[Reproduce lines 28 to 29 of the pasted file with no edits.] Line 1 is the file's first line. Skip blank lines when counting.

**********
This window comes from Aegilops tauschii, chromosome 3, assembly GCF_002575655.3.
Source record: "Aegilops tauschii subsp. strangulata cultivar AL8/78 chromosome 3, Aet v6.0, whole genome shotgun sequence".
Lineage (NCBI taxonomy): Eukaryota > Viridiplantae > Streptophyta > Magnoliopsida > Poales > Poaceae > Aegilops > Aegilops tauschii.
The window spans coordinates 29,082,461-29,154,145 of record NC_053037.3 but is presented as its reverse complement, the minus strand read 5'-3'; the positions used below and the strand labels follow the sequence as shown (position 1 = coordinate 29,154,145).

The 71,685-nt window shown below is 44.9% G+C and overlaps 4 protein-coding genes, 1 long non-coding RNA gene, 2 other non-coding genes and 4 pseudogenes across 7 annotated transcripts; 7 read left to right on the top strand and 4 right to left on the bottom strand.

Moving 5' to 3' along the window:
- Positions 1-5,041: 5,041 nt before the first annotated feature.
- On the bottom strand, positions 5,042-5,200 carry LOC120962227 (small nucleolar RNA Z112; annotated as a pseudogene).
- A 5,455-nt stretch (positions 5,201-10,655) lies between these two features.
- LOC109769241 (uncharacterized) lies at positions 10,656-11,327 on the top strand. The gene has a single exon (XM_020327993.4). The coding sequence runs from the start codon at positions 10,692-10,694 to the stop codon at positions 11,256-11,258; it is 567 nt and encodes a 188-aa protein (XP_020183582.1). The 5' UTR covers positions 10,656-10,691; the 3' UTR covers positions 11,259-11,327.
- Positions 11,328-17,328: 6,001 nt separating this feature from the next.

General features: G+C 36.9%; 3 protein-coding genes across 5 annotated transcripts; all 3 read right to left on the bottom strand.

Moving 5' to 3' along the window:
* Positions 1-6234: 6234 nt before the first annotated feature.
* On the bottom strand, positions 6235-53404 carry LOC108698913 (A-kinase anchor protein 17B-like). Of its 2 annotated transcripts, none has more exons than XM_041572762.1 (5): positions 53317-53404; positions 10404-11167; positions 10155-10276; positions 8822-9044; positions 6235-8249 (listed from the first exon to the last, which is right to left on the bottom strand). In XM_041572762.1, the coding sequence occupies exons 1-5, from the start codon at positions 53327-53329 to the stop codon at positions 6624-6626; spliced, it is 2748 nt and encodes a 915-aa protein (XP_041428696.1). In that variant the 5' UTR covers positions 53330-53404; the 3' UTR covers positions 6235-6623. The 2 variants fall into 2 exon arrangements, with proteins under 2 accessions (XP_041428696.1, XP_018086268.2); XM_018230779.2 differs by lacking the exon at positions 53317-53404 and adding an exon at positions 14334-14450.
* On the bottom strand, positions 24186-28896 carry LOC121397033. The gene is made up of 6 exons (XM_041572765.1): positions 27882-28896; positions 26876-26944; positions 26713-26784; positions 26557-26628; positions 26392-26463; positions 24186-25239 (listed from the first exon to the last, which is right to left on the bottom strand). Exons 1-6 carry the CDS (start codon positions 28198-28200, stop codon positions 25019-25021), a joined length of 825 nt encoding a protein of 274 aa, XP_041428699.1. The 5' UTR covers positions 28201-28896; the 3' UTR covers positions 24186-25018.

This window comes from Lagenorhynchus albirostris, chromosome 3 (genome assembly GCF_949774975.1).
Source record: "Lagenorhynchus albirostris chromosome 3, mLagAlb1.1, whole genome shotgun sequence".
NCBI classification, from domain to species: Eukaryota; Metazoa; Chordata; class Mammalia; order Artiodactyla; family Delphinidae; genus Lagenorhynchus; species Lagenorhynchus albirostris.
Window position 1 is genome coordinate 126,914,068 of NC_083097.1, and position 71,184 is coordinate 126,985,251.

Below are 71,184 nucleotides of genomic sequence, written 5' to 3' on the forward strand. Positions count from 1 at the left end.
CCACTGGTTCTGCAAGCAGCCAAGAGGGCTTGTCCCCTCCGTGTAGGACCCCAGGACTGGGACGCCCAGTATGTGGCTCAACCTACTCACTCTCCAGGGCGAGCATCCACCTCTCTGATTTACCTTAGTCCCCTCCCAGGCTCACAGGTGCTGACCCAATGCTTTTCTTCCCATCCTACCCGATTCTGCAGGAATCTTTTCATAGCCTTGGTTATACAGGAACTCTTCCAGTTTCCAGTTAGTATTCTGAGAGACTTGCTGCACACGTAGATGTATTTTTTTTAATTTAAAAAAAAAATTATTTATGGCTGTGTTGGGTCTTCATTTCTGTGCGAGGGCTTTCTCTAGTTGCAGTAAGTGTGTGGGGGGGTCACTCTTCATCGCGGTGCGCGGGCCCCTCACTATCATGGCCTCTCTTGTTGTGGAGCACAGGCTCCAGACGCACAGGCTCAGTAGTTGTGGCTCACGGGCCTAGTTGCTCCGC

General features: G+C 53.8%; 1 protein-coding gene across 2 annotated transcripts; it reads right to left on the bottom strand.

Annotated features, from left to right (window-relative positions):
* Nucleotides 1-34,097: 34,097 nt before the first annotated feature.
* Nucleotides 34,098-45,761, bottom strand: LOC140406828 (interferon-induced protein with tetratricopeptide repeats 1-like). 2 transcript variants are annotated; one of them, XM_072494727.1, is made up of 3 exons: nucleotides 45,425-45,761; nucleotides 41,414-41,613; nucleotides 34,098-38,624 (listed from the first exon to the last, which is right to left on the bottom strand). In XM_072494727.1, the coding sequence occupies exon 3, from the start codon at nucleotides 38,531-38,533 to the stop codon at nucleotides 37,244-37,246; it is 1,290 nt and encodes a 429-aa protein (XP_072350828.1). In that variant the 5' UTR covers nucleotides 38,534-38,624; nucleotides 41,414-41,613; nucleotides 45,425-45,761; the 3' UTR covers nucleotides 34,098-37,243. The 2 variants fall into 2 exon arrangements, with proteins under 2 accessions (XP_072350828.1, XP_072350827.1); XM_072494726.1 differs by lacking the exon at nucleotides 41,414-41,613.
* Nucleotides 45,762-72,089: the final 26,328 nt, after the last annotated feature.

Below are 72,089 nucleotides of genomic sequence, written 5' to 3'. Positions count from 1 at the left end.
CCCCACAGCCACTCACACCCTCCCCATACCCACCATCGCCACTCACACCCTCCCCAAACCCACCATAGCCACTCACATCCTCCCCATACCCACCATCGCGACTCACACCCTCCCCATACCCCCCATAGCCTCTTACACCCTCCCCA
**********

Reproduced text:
Below are 72,089 nucleotides of genomic sequence, written 5' to 3'. Positions count from 1 at the left end.
CCCCACAGCCACTCACACCCTCCCCATACCCACCATCGCCACTCACACCCTCCCCAAACCCACCATAGCCACTCACATCCTCCCCATACCCACCATCGCGACTCACACCCTCCCCATACCCCCCATAGCCTCTTACACCCTCCCCA